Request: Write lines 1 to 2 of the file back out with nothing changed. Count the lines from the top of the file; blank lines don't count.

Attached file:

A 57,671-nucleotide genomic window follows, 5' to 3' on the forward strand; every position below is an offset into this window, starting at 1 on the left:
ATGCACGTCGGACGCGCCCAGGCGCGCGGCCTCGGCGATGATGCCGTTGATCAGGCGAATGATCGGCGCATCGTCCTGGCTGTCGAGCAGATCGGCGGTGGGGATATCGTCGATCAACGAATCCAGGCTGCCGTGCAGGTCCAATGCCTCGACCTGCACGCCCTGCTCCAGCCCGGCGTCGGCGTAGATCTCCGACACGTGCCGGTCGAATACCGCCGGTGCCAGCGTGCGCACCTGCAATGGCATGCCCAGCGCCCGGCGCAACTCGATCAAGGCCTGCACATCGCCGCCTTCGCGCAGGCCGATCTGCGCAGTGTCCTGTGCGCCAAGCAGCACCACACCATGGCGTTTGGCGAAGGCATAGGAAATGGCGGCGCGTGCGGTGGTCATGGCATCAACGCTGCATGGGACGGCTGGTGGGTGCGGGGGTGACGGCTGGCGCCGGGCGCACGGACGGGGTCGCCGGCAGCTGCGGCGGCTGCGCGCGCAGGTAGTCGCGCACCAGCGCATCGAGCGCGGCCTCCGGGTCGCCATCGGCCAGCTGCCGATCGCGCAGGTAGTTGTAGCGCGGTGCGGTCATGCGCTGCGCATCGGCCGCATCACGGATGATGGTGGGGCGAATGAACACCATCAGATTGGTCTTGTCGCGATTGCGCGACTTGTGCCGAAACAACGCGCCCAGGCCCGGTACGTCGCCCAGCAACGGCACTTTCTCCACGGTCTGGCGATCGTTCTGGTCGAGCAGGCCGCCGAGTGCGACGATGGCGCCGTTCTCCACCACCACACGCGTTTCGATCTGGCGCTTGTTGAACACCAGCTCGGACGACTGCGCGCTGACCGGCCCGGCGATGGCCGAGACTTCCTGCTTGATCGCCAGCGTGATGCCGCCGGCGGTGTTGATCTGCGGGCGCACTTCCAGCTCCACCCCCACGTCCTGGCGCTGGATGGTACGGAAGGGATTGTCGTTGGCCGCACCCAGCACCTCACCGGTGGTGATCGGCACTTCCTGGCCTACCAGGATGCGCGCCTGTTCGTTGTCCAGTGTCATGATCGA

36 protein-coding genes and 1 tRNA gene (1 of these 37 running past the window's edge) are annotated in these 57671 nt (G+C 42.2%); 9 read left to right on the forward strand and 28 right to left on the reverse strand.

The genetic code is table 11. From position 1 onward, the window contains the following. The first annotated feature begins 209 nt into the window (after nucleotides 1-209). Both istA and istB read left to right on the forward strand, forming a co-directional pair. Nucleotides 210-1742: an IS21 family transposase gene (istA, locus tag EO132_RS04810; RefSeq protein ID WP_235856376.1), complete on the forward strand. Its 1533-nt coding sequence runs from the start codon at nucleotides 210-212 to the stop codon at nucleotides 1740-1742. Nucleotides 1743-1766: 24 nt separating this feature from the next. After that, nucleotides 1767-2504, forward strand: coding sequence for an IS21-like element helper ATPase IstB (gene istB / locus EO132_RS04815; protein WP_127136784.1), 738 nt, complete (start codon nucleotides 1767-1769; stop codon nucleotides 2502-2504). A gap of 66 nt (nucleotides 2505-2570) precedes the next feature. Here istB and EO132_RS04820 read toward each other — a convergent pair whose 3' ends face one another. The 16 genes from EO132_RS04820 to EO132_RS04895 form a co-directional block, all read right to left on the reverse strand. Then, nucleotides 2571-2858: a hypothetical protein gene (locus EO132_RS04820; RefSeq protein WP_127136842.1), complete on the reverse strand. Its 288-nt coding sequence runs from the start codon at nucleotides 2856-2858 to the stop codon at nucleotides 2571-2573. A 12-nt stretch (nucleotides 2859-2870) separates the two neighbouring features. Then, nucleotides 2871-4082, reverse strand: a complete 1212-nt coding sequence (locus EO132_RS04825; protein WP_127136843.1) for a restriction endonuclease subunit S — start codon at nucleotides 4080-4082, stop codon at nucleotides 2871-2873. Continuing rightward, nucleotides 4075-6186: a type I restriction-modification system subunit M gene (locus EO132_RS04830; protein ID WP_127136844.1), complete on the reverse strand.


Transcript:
A 57,671-nucleotide genomic window follows, 5' to 3' on the forward strand; every position below is an offset into this window, starting at 1 on the left:
ATGCACGTCGGACGCGCCCAGGCGCGCGGCCTCGGCGATGATGCCGTTGATCAGGCGAATGATCGGCGCATCGTCCTGGCTGTCGAGCAGATCGGCGGTGGGGATATCGTCGATCAACGAATCCAGGCTGCCGTGCAGGTCCAATGCCTCGACCTGCACGCCCTGCTCCAGCCCGGCGTCGGCGTAGATCTCCGACACGTGCCGGTCGAATACCGCCGGTGCCAGCGTGCGCACCTGCAATGGCATGCCCAGCGCCCGGCGCAACTCGATCAAGGCCTGCACATCGCCGCCTTCGCGCAGGCCGATCTGCGCAGTGTCCTGTGCGCCAAGCAGCACCACACCATGGCGTTTGGCGAAGGCATAGGAAATGGCGGCGCGTGCGGTGGTCATGGCATCAACGCTGCATGGGACGGCTGGTGGGTGCGGGGGTGACGGCTGGCGCCGGGCGCACGGACGGGGTCGCCGGCAGCTGCGGCGGCTGCGCGCGCAGGTAGTCGCGCACCAGCGCATCGAGCGCGGCCTCCGGGTCGCCATCGGCCAGCTGCCGATCGCGCAGGTAGTTGTAGCGCGGTGCGGTCATGCGCTGCGCATCGGCCGCATCACGGATGATGGTGGGGCGAATGAACACCATCAGATTGGTCTTGTCGCGATTGCGCGACTTGTGCCGAAACAACGCGCCCAGGCCCGGTACGTCGCCCAGCAACGGCACTTTCTCCACGGTCTGGCGATCGTTCTGGTCGAGCAGGCCGCCGAGTGCGACGATGGCGCCGTTCTCCACCACCACACGCGTTTCGATCTGGCGCTTGTTGAACACCAGCTCGGACGACTGCGCGCTGACCGGCCCGGCGATGGCCGAGACTTCCTGCTTGATCGCCAGCGTGATGCCGCCGGCGGTGTTGATCTGCGGGCGCACTTCCAGCTCCACCCCCACGTCCTGGCGCTGGATGGTACGGAAGGGATTGTCGTTGGCCGCACCCAGCACCTCACCGGTGGTGATCGGCACTTCCTGGCCTACCAGGATGCGCGCCTGTTCGTTGTCCAGTGTCATGATCGA